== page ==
We might all enjoy spending money on the things (or people) we love, but constantly spending and never saving is an unhealthy habit. Worrying about rising debt can cause us to have sleepless night and lack of sleep cause us to become physically unwell. So getting in to the habit of saving is good for us in many ways. The young, middle-aged and old; employed, self-employed or unemployed we can all benefit from having a bit put by for a rainy day. Even if it s just a small amount imagine the pressure that would take off if your car broke down or your boiler packed up? Imagine being able to pay for those repairs without worrying about hitting your credit card limit or taking out a loan. Sure you have to make sacrifices to build up some savings but if you ve never given it a try you might be surprised at how quickly a small, regular amount can build up. And that small savings pot could give you some financial freedom – maybe you won t need it for an emergency and could spend it on a muc
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Energy saving light bulbs and your wallet

You may have noticed… you cannot buy traditional light bulbs any more. That’s because old-fashioned bulbs have been phased out across Europe as part of efforts to reduce electricity consumption and to combat climate change. You might also have noticed that the energy saving light bulbs replacing these traditional bulbs are much more expensive. In some cases, an individual bulb can now cost as much as £10 when its incandescent predecessor would have been less than £1. That’s because energy saving light bulbs come in a large number of specifications, wattages, materials and shapes. If you buy one of the more expensive bulbs from a recognised brand, then tests have shown that it is likely that it will save you money over its life time, last for years and provide an exact match with the colour and brightness that is shown on the box it comes in. What are the types of energy saving light bulbs? Energy-saving light bulbs come in three types: Halogen bulbs Compact fluorescent lamps
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What are the best options for saving money?

Being able to save money is the key to future financial success. From a deposit for a home, to car financing and paying for holidays, savings come in very useful indeed. Despite this, many of us find it hard to save. Given the squeeze on so many household budgets, the rise in the cost of living and low interest rates, incentives to do it can seem few. However, once you accumulate savings you give yourself the freedom to make financial decisions. So, if you’re looking to get the most out of your savings what are your options? Under the bed This ‘option’ could be under the bed, in a shoebox, stuffed in a sock etc. For those who don’t trust banks with their cash this is often the first choice. The advantage of saving in this way is that you have complete control. However, there are many disadvantages too. You won’t earn any interest on cash that you keep under the bed and there is no official record of it. Cash that is ‘out of the system’ in this way won’t contribute to c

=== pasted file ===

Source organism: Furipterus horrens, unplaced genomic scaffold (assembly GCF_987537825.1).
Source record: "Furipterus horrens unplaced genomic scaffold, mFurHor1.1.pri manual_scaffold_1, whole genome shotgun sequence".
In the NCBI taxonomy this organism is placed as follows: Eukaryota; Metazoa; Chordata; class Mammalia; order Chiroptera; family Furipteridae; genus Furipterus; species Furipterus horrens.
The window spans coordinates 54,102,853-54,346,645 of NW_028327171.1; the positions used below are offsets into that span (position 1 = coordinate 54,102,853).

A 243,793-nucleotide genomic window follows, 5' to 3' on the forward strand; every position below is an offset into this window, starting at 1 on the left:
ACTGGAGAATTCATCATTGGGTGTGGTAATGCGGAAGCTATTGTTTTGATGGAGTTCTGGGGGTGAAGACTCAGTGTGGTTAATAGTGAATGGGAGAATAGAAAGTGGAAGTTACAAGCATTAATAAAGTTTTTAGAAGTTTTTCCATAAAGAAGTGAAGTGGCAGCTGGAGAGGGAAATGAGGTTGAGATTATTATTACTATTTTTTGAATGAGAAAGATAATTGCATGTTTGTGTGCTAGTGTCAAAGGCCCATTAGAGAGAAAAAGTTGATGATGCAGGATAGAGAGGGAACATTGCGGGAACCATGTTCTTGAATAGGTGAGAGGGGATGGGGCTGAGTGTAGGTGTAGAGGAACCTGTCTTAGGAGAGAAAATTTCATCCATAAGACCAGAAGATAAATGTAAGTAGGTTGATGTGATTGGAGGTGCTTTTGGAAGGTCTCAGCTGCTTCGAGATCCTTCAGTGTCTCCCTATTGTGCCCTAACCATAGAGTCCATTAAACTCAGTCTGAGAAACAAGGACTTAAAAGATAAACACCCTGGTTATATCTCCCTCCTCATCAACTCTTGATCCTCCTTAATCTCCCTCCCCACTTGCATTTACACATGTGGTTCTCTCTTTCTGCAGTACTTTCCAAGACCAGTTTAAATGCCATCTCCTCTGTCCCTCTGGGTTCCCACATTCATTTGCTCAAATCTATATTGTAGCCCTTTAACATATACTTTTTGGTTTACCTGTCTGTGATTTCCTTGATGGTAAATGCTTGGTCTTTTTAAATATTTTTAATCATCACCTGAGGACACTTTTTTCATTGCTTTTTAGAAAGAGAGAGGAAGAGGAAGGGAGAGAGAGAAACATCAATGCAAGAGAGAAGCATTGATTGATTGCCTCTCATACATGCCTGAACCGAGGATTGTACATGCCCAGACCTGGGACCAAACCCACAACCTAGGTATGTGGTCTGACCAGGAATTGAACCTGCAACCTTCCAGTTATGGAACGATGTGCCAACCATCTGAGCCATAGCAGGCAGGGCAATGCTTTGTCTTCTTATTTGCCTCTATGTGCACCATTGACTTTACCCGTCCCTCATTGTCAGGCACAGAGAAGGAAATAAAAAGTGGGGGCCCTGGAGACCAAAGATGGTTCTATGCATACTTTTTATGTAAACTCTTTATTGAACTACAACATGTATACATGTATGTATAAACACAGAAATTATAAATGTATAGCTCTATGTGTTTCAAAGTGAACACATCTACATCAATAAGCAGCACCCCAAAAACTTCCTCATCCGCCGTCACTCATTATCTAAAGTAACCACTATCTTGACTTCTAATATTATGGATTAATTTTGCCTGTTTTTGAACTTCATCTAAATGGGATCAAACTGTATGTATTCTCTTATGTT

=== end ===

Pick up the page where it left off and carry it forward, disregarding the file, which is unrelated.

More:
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Back to School money saving tips

September can be an expensive time of year for families as kids go back to school. The new school term starts again and that means lots of new ‘stuff.’ Pencil cases and lunch boxes, uniforms and textbooks, as well as school run petrol and lunch money – it all adds up. If you’re trying to keep a tight hold on your finances then we ve got some great savings tips that will help you ease back into the new term. What do you already have? There’s one word that sums up the week or two before a new school year starts and that’s: chaos. In that chaos it’s very easy to forget that you may already have plenty of school socks or winter shoes and there’s really no need to blow the budget on more. Take a few quiet moments to do an inventory of what you already have. Will last year’s lunch box do for another year? Can the T-shirts and shorts from a summer camping trip serve as gym kit? Do you already have drawers full of writing materials? You could cut your list in half by avoidin